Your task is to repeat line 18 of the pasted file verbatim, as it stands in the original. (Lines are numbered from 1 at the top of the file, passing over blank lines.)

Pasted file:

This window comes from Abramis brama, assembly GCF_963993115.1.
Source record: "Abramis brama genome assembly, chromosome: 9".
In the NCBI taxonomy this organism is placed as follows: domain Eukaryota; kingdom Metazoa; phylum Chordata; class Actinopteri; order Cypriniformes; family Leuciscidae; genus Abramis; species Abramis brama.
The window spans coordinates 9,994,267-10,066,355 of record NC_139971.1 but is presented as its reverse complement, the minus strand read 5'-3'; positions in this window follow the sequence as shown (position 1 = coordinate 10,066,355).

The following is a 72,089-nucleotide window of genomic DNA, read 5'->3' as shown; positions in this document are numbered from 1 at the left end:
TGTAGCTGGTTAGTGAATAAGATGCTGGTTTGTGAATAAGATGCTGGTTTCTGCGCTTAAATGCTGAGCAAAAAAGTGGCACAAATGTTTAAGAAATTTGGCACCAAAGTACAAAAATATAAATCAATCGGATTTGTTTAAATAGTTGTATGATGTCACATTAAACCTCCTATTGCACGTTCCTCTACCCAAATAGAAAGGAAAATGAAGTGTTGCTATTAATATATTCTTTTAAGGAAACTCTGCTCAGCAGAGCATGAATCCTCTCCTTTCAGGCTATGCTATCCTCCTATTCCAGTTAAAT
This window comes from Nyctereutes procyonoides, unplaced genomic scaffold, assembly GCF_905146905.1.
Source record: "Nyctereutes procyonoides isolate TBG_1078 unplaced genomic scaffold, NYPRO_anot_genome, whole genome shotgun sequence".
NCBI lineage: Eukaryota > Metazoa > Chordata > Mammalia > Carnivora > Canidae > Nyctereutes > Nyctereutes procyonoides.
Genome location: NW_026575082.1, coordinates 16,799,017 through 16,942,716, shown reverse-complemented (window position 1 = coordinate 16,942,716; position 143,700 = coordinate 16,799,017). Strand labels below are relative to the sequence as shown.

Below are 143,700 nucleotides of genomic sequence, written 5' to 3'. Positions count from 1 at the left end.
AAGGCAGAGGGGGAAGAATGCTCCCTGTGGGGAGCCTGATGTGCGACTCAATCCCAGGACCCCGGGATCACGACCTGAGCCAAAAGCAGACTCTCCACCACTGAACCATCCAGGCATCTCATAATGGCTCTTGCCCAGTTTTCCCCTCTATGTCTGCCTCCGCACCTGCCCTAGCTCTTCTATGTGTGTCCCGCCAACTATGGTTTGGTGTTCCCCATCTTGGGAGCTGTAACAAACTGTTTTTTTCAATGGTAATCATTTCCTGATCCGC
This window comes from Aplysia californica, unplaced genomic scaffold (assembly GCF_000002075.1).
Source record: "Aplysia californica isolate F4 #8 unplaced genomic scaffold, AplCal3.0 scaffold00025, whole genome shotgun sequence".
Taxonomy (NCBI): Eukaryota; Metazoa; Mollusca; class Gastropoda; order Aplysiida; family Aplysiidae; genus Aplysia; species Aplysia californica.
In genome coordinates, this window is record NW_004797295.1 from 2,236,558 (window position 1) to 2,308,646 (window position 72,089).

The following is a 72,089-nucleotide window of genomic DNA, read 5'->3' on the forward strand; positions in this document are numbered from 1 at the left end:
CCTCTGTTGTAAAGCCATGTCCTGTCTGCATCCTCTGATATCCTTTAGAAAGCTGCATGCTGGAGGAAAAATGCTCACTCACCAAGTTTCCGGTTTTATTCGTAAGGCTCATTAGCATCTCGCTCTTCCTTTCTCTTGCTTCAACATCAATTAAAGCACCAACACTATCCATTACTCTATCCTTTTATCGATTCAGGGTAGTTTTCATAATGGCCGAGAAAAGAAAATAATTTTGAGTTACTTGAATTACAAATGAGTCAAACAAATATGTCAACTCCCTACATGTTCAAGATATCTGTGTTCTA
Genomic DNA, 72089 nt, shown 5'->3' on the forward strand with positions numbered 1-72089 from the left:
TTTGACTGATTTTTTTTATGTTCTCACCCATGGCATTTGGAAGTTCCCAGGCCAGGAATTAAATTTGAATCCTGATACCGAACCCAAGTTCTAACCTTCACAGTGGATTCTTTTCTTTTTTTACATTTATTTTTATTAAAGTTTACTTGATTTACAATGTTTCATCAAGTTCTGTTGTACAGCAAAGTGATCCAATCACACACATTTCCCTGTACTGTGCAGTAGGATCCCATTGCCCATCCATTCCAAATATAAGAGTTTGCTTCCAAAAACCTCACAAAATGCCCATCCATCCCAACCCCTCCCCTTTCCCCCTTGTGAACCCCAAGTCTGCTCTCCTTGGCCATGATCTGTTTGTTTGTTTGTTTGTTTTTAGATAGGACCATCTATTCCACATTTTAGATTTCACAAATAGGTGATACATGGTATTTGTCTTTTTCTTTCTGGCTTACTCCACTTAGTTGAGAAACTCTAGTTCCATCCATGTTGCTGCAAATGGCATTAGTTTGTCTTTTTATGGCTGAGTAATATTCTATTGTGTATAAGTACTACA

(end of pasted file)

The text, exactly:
CCTCTGTTGTAAAGCCATGTCCTGTCTGCATCCTCTGATATCCTTTAGAAAGCTGCATGCTGGAGGAAAAATGCTCACTCACCAAGTTTCCGGTTTTATTCGTAAGGCTCATTAGCATCTCGCTCTTCCTTTCTCTTGCTTCAACATCAATTAAAGCACCAACACTATCCATTACTCTATCCTTTTATCGATTCAGGGTAGTTTTCATAATGGCCGAGAAAAGAAAATAATTTTGAGTTACTTGAATTACAAATGAGTCAAACAAATATGTCAACTCCCTACATGTTCAAGATATCTGTGTTCTA